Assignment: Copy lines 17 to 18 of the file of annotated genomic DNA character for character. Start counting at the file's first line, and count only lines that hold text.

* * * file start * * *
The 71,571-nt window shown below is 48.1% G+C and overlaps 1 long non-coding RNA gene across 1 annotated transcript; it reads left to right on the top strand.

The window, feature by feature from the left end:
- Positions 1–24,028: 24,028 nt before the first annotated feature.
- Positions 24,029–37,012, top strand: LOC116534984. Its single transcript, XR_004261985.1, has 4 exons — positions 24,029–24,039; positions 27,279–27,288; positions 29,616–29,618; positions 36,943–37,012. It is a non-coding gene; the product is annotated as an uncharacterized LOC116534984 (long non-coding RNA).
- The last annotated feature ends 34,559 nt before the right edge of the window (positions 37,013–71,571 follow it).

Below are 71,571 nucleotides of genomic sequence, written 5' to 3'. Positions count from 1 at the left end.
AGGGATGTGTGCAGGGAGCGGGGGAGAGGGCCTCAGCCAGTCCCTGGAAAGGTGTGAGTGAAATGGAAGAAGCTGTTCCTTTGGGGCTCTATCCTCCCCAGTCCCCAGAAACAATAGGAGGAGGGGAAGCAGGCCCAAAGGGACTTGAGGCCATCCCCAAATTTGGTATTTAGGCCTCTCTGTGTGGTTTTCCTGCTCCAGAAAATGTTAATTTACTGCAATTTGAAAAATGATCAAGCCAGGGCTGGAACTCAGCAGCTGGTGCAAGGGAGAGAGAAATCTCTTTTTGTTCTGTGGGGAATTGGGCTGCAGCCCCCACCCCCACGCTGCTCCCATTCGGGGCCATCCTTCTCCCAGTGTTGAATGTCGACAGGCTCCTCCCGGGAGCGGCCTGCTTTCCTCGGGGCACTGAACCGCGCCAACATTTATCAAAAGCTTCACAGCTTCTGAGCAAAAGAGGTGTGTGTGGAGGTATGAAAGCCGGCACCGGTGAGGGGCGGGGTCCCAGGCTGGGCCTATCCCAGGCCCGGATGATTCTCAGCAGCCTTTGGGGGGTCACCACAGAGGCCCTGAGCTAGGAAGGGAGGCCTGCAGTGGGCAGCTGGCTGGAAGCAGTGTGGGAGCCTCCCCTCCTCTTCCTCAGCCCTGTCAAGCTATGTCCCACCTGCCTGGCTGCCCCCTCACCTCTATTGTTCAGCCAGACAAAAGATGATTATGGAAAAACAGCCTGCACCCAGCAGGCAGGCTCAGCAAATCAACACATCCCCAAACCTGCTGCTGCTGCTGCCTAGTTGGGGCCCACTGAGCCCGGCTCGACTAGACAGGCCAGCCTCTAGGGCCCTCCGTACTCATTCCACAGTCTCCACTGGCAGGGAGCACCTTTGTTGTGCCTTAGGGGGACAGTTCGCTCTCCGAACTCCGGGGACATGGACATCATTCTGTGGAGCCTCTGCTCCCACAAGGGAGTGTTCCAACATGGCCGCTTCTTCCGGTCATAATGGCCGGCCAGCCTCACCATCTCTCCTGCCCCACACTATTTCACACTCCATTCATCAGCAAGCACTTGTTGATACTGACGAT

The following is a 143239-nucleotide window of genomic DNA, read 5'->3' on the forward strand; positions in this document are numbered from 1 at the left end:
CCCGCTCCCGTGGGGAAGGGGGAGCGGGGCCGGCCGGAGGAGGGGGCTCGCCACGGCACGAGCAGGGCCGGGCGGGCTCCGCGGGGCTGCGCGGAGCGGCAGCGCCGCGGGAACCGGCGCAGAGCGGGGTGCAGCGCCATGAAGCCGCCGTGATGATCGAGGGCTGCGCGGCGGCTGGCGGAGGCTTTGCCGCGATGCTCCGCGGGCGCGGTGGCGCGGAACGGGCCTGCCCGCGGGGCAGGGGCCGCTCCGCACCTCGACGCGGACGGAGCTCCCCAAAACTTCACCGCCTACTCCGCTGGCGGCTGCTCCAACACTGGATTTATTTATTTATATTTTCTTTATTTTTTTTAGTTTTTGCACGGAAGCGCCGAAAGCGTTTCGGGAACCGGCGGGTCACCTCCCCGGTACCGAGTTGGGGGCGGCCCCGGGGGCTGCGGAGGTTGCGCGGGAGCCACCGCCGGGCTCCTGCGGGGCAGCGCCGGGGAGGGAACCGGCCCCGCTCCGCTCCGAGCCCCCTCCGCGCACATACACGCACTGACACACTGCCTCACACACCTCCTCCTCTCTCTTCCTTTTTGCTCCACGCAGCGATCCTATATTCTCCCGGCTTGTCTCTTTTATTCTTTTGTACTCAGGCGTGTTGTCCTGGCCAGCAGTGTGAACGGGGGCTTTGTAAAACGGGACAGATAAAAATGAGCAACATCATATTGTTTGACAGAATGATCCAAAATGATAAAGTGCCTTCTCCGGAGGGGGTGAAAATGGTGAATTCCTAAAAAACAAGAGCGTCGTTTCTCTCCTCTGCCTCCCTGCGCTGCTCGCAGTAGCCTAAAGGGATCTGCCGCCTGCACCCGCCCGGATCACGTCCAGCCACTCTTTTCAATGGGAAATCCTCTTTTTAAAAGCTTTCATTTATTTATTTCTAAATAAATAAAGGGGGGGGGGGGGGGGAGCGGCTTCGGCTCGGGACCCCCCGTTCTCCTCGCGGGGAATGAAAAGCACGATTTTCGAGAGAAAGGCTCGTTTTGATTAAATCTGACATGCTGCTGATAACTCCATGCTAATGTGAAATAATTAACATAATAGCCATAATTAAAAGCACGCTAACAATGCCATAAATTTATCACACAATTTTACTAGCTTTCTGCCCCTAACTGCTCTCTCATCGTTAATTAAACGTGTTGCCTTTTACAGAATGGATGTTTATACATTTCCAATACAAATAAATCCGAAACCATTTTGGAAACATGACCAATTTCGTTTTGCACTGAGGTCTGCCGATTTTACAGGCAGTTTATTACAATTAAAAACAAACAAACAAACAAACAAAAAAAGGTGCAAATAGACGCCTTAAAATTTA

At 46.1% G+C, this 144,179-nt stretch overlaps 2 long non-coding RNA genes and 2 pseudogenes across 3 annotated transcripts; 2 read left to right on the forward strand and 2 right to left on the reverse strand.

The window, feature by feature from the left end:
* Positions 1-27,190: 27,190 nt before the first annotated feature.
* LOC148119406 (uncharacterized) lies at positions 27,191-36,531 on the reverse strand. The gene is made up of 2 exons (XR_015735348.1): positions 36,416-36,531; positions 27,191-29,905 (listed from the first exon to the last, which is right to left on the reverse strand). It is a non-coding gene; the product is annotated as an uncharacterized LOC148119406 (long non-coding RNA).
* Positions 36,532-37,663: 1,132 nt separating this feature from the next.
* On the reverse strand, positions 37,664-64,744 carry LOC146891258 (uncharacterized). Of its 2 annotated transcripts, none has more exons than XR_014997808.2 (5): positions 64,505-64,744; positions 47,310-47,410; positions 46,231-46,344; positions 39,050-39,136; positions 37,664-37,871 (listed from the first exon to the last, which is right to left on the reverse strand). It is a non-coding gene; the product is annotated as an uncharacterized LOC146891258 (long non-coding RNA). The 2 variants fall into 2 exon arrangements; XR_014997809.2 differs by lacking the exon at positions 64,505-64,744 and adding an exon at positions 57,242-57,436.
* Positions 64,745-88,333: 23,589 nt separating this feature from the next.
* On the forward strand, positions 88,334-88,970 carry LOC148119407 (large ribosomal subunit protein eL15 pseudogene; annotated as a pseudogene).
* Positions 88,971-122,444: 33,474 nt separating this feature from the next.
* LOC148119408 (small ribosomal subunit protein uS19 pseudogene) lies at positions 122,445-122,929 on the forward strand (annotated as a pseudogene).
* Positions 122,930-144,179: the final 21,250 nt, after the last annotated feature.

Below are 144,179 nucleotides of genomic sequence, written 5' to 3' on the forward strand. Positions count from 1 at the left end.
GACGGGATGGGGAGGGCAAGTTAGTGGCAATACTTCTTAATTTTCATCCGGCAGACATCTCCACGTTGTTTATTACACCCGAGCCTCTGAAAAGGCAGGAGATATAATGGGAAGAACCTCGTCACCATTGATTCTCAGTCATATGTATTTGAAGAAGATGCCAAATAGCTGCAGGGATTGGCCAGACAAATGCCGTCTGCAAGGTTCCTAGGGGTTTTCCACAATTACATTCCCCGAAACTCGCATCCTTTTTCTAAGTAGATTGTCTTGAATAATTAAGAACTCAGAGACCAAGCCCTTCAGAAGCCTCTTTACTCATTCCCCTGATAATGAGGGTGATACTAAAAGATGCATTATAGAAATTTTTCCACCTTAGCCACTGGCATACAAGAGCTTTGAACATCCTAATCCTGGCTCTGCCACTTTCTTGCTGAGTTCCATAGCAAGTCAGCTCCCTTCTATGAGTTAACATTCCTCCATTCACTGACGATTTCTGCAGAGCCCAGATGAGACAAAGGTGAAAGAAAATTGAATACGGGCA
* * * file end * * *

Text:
* On the forward strand, positions 88,334-88,970 carry LOC148119407 (large ribosomal subunit protein eL15 pseudogene; annotated as a pseudogene).
* Positions 88,971-122,444: 33,474 nt separating this feature from the next.